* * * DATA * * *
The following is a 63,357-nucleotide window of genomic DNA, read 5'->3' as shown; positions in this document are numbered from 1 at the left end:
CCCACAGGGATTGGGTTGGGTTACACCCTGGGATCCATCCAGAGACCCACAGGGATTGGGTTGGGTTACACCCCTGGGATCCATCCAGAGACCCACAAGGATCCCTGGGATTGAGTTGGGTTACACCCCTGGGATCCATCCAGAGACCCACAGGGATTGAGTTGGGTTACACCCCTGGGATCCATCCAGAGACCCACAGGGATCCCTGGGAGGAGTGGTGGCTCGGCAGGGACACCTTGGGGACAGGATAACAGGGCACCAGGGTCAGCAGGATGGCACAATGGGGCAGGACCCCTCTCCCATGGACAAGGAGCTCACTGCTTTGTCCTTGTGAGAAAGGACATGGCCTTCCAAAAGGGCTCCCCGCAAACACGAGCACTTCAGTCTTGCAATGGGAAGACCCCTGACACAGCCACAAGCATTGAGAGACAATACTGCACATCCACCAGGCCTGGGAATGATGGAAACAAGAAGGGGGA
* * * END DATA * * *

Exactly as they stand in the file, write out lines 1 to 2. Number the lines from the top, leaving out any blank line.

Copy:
The following is a 63,357-nucleotide window of genomic DNA, read 5'->3' as shown; positions in this document are numbered from 1 at the left end:
CCCACAGGGATTGGGTTGGGTTACACCCTGGGATCCATCCAGAGACCCACAGGGATTGGGTTGGGTTACACCCCTGGGATCCATCCAGAGACCCACAAGGATCCCTGGGATTGAGTTGGGTTACACCCCTGGGATCCATCCAGAGACCCACAGGGATTGAGTTGGGTTACACCCCTGGGATCCATCCAGAGACCCACAGGGATCCCTGGGAGGAGTGGTGGCTCGGCAGGGACACCTTGGGGACAGGATAACAGGGCACCAGGGTCAGCAGGATGGCACAATGGGGCAGGACCCCTCTCCCATGGACAAGGAGCTCACTGCTTTGTCCTTGTGAGAAAGGACATGGCCTTCCAAAAGGGCTCCCCGCAAACACGAGCACTTCAGTCTTGCAATGGGAAGACCCCTGACACAGCCACAAGCATTGAGAGACAATACTGCACATCCACCAGGCCTGGGAATGATGGAAACAAGAAGGGGGA